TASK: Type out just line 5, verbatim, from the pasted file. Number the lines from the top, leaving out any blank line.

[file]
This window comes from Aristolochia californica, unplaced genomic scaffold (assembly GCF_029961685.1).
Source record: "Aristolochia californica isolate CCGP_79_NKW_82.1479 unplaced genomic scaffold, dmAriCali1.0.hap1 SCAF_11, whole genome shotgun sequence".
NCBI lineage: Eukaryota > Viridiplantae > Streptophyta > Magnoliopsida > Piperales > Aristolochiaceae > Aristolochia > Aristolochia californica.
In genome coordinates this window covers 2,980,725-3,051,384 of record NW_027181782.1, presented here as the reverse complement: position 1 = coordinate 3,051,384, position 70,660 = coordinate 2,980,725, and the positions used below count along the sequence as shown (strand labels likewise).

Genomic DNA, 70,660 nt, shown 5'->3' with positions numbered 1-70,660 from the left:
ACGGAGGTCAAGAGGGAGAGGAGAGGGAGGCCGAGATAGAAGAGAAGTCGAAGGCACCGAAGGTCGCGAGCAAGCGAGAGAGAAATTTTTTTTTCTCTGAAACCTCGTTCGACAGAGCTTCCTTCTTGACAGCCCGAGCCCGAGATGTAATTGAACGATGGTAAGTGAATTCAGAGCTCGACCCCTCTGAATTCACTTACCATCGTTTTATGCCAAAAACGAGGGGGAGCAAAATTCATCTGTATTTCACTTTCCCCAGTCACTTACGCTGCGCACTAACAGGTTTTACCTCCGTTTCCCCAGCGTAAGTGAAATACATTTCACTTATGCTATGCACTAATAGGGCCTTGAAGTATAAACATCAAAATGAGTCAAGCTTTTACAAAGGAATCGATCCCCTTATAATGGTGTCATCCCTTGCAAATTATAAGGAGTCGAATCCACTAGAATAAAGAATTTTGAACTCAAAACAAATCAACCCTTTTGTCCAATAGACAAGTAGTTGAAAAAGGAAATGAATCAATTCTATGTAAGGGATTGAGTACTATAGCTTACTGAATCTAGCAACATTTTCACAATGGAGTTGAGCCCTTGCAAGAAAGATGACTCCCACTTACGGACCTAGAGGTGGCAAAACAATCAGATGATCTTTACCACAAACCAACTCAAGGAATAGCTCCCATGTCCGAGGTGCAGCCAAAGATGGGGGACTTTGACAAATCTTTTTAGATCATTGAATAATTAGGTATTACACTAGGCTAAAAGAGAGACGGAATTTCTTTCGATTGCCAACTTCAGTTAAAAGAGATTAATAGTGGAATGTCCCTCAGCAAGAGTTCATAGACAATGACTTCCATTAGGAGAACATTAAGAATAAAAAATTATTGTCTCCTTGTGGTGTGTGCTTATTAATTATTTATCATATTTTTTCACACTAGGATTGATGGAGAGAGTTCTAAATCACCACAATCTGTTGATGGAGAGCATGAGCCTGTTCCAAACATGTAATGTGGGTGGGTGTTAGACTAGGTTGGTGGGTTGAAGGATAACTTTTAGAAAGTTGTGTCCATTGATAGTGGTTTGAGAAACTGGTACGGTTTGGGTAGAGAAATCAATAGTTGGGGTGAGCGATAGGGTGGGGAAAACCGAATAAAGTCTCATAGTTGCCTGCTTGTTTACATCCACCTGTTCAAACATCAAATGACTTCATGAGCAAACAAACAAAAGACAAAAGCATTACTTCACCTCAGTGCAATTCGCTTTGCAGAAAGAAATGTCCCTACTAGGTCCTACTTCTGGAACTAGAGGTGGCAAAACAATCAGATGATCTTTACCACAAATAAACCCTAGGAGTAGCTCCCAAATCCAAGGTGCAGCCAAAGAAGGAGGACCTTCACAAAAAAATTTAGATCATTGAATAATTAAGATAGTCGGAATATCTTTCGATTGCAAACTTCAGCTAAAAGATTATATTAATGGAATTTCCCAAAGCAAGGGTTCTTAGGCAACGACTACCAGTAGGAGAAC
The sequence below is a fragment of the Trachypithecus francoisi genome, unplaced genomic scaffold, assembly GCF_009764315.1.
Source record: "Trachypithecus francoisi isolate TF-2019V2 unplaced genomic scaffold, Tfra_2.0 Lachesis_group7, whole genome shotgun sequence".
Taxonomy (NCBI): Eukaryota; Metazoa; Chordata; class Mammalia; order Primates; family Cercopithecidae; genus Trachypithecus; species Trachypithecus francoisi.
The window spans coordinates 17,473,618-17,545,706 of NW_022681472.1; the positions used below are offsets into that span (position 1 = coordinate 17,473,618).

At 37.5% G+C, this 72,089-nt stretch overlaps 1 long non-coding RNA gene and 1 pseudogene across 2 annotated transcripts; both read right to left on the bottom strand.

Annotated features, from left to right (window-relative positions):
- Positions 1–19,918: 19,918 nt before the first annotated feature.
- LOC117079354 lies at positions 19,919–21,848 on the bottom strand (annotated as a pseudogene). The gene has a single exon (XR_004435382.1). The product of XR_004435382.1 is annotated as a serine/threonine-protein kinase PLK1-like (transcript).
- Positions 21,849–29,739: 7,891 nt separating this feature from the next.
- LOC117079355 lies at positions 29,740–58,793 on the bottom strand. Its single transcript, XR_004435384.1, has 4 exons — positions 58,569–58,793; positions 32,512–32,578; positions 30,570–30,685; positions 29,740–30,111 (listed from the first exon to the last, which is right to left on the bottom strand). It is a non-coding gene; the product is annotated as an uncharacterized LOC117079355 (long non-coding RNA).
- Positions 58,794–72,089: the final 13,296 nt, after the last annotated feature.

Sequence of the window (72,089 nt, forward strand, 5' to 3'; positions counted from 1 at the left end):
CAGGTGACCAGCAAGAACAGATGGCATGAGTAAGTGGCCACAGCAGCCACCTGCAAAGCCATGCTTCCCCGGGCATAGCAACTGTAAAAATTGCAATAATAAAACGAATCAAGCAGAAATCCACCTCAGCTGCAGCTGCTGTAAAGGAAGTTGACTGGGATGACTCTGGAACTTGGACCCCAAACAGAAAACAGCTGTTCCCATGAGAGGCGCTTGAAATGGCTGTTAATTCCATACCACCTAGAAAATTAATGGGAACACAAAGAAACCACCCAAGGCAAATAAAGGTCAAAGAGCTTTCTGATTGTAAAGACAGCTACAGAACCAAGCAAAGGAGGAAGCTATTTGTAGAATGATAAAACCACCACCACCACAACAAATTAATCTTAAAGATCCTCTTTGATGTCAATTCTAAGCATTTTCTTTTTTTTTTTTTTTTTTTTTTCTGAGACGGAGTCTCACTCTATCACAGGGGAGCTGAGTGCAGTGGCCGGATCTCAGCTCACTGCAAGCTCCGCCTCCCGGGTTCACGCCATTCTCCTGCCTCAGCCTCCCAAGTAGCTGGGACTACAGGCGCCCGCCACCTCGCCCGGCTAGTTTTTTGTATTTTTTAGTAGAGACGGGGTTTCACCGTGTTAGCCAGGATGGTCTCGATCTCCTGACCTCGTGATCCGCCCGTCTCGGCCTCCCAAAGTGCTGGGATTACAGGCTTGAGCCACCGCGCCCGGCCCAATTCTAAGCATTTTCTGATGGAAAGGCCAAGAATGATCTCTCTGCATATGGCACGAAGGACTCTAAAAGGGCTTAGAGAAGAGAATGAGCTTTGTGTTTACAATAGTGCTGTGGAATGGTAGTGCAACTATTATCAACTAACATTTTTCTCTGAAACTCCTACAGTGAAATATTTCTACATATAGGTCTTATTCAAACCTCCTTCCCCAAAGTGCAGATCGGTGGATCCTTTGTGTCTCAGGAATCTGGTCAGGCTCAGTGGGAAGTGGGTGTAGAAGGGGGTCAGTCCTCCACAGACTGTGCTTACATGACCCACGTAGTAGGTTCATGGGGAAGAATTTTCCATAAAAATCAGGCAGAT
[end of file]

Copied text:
Genomic DNA, 70,660 nt, shown 5'->3' with positions numbered 1-70,660 from the left: